7. Enlist the help of Maid-of-honor.
Women like this role more often than men. (Must be their maternal instincts)

The Maid-of-honor is usually more than happy to help.

If you don’t hit it off with her, try the Best Man.

What’s important is, they’re officially dressed and suited up, so if they ask guests to do something, they’ll get less resistance.

8. Establish a rapport with the DJ & Wedding Coordinator.

Get to know the DJ & Wedding Coordinator.

Being on the same page with both of them means you won’t be out of position and scrambling to photograph the Best Man’s toast, the bride’s bouquet toss, the garter toss, the first dance and so on.

This little effort to establish rapport with these professionals will reduce your stress levels at the reception.

9. Be considerate of the other guests.

Even though what you’re doing is important, don’t be obnoxious.

If another guest is in your way, ask politely for them to move.

At the same time, don’t be obtrusive.

Staying back and shooting with a longer lens allows you to capture great spontaneous moments with cleaner or uncluttered backgrounds.

10. Don’t forget to enjoy yourself.

You can’t be expected to be everywhere especially if this is your 1st wedding.

Generally speaking, once the ceremony and the formal portraits are done, you can catch a breather.

The rest of the proceedings will not happen without the DJ & wedding coordinator consulting you if you followed the tip#8.

Compared to the wedding coordinator, the caterer or the DJ, you have the hardest job at the wedding, so have enjoy the meal and have a drink.

Remember if you’re not having fun taking pictures, your images will reflect that.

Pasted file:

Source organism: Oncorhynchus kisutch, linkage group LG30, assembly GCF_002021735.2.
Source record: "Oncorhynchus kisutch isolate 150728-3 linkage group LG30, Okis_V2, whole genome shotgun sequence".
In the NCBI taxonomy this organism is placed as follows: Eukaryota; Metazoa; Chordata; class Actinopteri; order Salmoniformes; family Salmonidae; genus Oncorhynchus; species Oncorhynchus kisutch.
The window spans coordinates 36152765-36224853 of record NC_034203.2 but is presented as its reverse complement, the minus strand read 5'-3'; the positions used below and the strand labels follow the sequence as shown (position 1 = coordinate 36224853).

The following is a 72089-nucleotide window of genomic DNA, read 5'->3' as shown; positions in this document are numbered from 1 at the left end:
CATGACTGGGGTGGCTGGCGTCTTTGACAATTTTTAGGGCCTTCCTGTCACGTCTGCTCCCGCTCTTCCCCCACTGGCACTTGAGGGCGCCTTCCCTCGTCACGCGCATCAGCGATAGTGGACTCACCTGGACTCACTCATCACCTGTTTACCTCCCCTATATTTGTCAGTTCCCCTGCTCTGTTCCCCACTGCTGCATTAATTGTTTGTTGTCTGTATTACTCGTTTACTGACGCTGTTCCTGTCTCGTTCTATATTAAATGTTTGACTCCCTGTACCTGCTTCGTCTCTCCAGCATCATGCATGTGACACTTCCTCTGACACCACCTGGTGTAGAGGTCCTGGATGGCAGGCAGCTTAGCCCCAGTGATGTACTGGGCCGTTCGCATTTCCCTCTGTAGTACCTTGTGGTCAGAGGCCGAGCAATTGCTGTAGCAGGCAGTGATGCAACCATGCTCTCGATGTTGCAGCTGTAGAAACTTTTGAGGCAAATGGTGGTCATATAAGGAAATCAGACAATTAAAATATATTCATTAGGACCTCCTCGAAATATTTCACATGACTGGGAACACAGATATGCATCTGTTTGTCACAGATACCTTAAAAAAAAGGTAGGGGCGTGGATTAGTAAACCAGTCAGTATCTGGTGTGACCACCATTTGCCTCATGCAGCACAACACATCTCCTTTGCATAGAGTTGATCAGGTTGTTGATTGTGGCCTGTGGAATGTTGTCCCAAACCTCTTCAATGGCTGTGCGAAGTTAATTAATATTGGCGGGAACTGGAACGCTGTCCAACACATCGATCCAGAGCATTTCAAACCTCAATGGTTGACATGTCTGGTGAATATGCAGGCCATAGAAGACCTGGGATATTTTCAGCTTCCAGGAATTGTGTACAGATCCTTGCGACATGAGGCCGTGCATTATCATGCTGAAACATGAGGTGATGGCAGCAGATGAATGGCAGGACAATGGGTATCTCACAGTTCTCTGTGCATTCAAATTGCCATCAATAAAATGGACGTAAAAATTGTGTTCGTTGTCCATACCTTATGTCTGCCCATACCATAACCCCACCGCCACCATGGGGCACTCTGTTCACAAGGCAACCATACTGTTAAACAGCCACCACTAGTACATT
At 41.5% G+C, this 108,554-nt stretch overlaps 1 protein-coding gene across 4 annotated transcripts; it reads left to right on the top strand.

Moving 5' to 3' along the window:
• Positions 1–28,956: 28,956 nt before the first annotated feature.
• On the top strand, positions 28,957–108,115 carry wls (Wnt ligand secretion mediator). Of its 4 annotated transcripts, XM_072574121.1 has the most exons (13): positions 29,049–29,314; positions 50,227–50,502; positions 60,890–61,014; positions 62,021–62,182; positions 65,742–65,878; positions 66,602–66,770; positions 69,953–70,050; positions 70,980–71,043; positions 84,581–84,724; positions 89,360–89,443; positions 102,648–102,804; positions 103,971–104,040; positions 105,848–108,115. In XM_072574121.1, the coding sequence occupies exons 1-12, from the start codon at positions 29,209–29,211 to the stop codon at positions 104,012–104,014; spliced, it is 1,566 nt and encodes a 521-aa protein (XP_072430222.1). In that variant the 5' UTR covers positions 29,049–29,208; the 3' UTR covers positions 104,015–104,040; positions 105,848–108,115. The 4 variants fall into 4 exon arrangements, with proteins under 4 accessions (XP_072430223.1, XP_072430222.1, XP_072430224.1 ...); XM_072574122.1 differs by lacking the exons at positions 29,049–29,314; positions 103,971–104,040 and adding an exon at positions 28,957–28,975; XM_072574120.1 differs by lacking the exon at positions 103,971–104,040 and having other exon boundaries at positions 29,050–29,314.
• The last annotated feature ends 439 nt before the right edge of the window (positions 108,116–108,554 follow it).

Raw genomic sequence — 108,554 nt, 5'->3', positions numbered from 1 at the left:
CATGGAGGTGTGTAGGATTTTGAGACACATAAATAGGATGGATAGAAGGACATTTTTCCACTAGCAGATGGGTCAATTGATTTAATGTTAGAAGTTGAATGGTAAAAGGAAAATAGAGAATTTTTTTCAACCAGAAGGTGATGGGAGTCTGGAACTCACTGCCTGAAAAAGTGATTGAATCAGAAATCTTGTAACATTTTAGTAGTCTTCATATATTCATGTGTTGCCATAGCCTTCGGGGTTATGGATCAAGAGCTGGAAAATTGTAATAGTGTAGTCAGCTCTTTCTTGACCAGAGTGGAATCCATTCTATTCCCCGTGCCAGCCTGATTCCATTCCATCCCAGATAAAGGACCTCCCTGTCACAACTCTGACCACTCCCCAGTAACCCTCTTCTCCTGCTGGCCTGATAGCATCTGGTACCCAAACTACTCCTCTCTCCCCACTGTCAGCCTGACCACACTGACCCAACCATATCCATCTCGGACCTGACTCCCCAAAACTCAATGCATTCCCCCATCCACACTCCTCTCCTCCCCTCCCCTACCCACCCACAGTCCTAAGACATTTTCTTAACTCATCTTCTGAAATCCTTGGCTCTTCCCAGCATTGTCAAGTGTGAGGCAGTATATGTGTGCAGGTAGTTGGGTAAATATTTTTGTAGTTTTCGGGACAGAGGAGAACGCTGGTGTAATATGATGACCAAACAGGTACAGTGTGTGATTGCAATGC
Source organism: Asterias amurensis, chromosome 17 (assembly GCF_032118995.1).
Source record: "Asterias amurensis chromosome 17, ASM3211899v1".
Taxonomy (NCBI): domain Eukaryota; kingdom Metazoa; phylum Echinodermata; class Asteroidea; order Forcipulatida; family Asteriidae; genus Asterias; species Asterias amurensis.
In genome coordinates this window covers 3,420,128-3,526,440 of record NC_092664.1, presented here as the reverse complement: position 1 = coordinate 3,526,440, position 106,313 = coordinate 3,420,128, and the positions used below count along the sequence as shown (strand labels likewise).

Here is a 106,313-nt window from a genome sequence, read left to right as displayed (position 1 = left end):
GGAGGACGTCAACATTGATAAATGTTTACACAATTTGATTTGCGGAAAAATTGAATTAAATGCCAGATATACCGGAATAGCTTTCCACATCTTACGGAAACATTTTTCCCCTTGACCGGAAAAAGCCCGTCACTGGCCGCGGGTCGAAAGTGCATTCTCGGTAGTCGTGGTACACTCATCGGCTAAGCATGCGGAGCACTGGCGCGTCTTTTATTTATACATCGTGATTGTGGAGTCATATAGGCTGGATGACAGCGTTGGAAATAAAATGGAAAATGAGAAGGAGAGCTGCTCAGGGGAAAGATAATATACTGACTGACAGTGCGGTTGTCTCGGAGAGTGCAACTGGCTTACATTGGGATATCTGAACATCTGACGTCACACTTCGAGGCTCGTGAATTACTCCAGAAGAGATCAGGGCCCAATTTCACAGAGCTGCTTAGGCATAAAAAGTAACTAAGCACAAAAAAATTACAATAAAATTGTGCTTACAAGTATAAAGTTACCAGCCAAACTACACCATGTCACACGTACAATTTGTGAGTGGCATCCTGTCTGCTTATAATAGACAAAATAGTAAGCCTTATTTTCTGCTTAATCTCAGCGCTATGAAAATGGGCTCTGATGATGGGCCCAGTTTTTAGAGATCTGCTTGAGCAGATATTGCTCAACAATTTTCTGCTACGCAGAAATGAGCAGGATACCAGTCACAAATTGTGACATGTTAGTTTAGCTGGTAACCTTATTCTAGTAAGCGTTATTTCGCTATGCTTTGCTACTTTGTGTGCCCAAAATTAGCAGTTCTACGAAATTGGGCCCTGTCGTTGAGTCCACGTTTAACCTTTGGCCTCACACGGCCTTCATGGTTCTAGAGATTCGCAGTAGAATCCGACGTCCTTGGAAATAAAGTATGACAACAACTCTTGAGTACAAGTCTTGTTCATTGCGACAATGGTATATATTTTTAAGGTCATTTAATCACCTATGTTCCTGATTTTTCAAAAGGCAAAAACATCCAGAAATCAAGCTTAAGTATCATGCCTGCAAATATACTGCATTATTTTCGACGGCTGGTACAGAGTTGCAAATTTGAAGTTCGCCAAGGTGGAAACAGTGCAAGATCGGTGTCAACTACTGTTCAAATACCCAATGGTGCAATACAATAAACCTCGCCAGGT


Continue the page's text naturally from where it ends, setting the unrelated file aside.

2 thoughts on “Surviving Your 1st Wedding–Tips for Amateur Wedding Photographers”

  1. Rachel,
    I know of the lightsphere and also the lumiquest. Both good products if the ceilings are white,neutral, low and if you are just lighting small groups. Diffusion devices cut the output of the flash. What you get in nice soft light is a tradeoff for loss of light and corresponding loss in depth-of-field. If you ever get into wedding photography seriously, then some sort of external battery for your flash is a necessity. Flash units powered off of double A’s alone are depleted quickly and can’t recycle fast enough to allow you to shoot sequences.

    As for the zoom you mentioned, this one is a better choice. BUT it’s a lot more money. Sorry. That range of 55 to 200 may be very tempting but it’s f-stop is a slow 5.6 at the 200 mm end. Even with “VR” you might only be able to drop your shutter speed one-stop and still handhold the lens.

    A word of caution about those lumiquest diffuser/bounce flash attachments. They work well in low ceiling rooms but bear in mind the color of the ceiling is important because reflected light off any surface takes on the tint/color of that surface.

    I’m glad you found the post about weddings helpful. Let me know if there are topics I could write about.

  2. This was a really good post, and helpful. I’ll keep it in mind when I go in a few weeks to wedding in Pittsburgh. It should be interesting – there ceremony is in a wooded clearing, the formal pics will be taken there and then of the couple at falling water house, then others within the barn as the night falls. i hear there’s no electricity there, so I guess I’ll be depending on my flash…

    I bought a lightsphere

    I’ve had some luck with it, other times I don’t see it making a huge difference. I saw a photographer with one of these this weekend.

    your opinion?

    What do you think is the best kind of zoom lens for me to save up for? I have my 18-72mm nikkor that came with my d70, then i bought a 50mm 1.8f no zoom for close up and portrait stuff (it is GORGEOUS-the pics).

    I was thinking of this:

    thoughts? ok I’m done stealing all your advice now.